I feel evil rating it 2 stars, but I really didn't feel anything for it. Of course, it was intended to be in the children's section so perhaps I had no business picking that small, thin book up, but I was interested (and I don't believe in reading by age). The simple writing was nice for a while until it got a little bland. The plot of a boy choosing a toy red car (remote-controlled!!) over the boat that secured the family's living, then regretting and making amends was sweet but it just doesn't ...more
Marsden writes a story based on the childhood experiences of Vietnames immigrant Thay Phap Niem (co-author). They present a sweet little tale about a boy named Tinh who is caught between childhood interests and pleasures and the adult responsibilities of helping his father fish as a source of income. One day a storm comes of greater strength than he's ever seen, and he repeatedly is faced with choices: do I respond as a child or do I respond as a man? Less than 100 pages in a book that's sized l ...more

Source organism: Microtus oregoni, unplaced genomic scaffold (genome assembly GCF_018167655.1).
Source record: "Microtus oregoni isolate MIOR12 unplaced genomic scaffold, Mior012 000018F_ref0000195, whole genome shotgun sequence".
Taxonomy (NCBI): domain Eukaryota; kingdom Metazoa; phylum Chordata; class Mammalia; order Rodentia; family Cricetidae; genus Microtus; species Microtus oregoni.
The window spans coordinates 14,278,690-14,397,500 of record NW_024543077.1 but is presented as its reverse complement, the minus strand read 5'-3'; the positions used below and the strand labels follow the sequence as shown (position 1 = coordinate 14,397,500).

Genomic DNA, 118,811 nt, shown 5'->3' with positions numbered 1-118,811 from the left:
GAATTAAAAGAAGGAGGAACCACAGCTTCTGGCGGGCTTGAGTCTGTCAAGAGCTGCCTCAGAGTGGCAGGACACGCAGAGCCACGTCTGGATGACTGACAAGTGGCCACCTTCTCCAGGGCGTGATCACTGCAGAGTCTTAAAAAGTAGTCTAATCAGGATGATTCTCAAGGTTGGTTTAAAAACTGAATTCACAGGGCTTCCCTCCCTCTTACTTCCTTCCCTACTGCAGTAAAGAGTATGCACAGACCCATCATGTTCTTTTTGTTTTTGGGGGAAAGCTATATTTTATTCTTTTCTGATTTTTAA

Mandi Ellsworth
The children and I read this one together. It's about a little fishing town in Vietnam and a boy trying to behave like a man. It's a fascinating look at another culture and set of beliefs. The kids said it was kind of scary because of the big storm that sweeps through and decimates the village, but we persevered anyway because I wanted to see how it ended. I also thought it was important because it shows how other people live. I love the idea of all the things we take for granted in our lives li ...more
Krista the Krazy Kataloguer
I realize what the author was trying to do with this story, but it didn't quite do it for me. The "Buddha's diamonds" are all the positive, good things in your life. Young Tinh has to learn to count his blessings, or "diamonds", when a bad storm tears through his village in Vietnam and destroys much of the family's food supply and their boat by which they make a living. I did enjoy the description of life in a Vietnamese fishing village, which was fascinating. But I'm not sure that young readers ...more
Fred Kohn
Jun 11, 2014 rated it liked it  ·  review of another edition
Shelves: young-people